The central park is quite small so you could do it on foot in 2 to 3 hours calmly. There may be a lot of heat and sun, so a good hat and sunscreen are essential. To travel the rest of the park better take another means of transport because of the distance.
The cheapest and best quality places are in New Sukhothai. You will easily find a double room with AC, breakfast, and pool for 25 to 30 dollars a night. The best is to stay near the bridge from where the buses leave to the old area.
In New Sukhothai, there are several restaurants near the bridge. We marked on the map two places that we liked a lot, an international brewery and other bars/restaurants with good music, wave, and food.
In the old area, arriving by the main street, there are several local food stalls that also offer international dishes. The typical food of the area is the “Sukhothai Noodles”.
We did not see many sites that are worth mentioning. There are souvenir stalls on the outskirts of the central park but there was nothing that we had not seen before.
What to see in Sukhothai
Of course, you are here to see the historical and heritage area of Unesco! And our Sukhothai travel guide would not be complete if we did not tell you what to see in Sukhothai.
The historic park is formed by a walled enclosure of about 4 kms2 where most of the main temples are, and other surrounding areas that in total make 70 kms2 of the historical park. You will see the ruins everywhere, remember that Sukhothai was a capital in its early years, but here we will recommend the main ones to make the most of your visit if you have only one day.
The main entrance to the walled area is in the east of the park, and the information zone to the north, outside the walls. Some basic information:
- Price per Area: 100 THB. They will charge you 10 THB separately for bicycle and 20 THB per motorcycle if you enter with these means of transport. In the central zone, it is secure that you will have to pay for the ticket, but in the other areas maybe you would not need it because the temples are not always guarded.
- Museum Ramkhamhaeng National price: 150THB
- Hours: 08:30 a.m. to 4:30 p.m. The central area really closes at this time, the rest of the temples are not so guarded so you can get lucky and enter later.
Central Park (Inside the walls):
These are the main temples and places to visit, but you’ll see more in the way between them and it’s worth taking a look at them all. There are about 15 temples inside the walls.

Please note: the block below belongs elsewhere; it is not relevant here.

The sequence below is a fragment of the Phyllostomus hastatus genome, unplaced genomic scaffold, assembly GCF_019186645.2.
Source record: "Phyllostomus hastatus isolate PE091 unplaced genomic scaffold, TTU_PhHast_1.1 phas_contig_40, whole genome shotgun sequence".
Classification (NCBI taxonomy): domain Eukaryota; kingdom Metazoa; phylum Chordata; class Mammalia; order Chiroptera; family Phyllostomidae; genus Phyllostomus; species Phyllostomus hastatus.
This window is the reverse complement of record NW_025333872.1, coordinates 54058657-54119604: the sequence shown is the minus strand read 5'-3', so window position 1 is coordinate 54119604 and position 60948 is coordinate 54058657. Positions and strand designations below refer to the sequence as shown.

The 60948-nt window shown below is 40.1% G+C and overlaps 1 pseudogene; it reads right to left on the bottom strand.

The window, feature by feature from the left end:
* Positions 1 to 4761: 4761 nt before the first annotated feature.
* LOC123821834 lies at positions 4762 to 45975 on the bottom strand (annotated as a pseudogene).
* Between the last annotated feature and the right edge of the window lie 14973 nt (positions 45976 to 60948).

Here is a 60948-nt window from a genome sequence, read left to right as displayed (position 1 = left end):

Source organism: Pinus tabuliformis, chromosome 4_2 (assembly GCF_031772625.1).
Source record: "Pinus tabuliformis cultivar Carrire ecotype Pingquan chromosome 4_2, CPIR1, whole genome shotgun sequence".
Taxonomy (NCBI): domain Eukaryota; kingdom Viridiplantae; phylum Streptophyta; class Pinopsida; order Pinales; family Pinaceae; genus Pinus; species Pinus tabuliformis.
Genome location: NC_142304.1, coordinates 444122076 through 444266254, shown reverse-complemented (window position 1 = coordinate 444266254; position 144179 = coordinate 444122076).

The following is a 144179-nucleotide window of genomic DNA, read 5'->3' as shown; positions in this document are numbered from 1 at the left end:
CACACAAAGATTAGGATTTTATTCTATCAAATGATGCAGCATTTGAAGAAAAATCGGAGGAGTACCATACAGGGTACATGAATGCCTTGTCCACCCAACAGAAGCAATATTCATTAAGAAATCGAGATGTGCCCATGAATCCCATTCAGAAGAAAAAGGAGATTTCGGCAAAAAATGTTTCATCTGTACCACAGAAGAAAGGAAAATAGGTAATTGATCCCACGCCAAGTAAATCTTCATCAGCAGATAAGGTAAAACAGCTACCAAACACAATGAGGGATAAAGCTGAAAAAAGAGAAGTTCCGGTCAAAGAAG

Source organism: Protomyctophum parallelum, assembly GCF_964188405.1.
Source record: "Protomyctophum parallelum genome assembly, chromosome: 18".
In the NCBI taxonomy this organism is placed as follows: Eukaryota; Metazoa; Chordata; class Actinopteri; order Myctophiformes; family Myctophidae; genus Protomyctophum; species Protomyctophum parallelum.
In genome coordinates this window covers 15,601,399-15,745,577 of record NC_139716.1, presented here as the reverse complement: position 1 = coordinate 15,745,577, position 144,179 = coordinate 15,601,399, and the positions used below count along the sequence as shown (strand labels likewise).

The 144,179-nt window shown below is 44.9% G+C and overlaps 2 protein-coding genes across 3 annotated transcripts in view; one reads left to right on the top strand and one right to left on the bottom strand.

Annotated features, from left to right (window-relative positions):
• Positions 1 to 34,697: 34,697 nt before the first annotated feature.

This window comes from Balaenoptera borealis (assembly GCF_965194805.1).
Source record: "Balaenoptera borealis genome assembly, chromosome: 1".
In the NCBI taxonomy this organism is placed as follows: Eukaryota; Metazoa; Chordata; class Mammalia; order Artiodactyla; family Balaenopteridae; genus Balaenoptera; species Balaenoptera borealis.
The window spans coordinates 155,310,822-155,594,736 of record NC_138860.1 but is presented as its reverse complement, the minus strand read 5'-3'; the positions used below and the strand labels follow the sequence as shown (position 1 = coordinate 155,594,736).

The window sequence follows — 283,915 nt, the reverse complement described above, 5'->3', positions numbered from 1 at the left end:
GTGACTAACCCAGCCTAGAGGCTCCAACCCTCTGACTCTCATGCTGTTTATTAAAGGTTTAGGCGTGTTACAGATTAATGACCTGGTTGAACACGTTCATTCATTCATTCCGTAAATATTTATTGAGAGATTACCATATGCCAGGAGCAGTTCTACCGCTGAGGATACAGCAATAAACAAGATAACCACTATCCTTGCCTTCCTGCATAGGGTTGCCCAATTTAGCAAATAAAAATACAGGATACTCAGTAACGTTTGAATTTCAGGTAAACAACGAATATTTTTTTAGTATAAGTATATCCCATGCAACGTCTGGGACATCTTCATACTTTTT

2 standing Buddhas flank the entrance to what is the main temple of the complex and the largest in size. In a Kramer style with 4 stupas representing the cardinal points and a Buddha sitting in the center, it is one of the must-sees. You can go everywhere but with respect.
Wat Traphang Ngoen
It means “silver monastery of the lake” and as you can imagine it is in a lake surrounded by lotus flowers.
The Ramkhamhaeng National Museum
If you have time, you can visit this museum to understand more about the historical context of the capital and the era itself. We did not visit it, but some people we met recommended it to us a lot.
Wat Si Sawai
One of the oldest buildings, reminiscent of Angkor Wat in Cambodia. It is in very good condition. It is very different from the others because it was built as a Hindu temple in honor of Shiva.
Wat Sa Si
Surrounded by water that can be accessed by crossing a wooden bridge. It is small in comparison to other structures, but very beautiful. In it, you will see a great Buddha and a stupa of the Lanka style (style originally from Sri Lanka). The prayer space is east on its own inner island.
Monument to King Ramkhamhaeng
One of the most beloved kings of Thailand thanks to everything that was achieved during his reign; mainly the Thai alphabet and the expansion and consolidation of the empire.
Temples outside the walls
Here you can lose yourself. We only went north because the west is mostly in ruins. Remember that if you want to visit other areas you must pay the 100 THB and the price of motorcycles and bicycles.
The ones you can not miss are:
Wat Phrapai Luang
It is much more in ruins than the downtown area but it is worth the visit. It was built in the 12th century just in a period of transition from Kramer art to Thai art. You will find many sculptures of Buddha because it was one of the first that was built when he went from Hinduism to Buddhism in the country.
Wat Si Chum
Famous for hosting a figure of Buddha sitting 15 meters high in which traditionally stick “gold sheets” in his hand.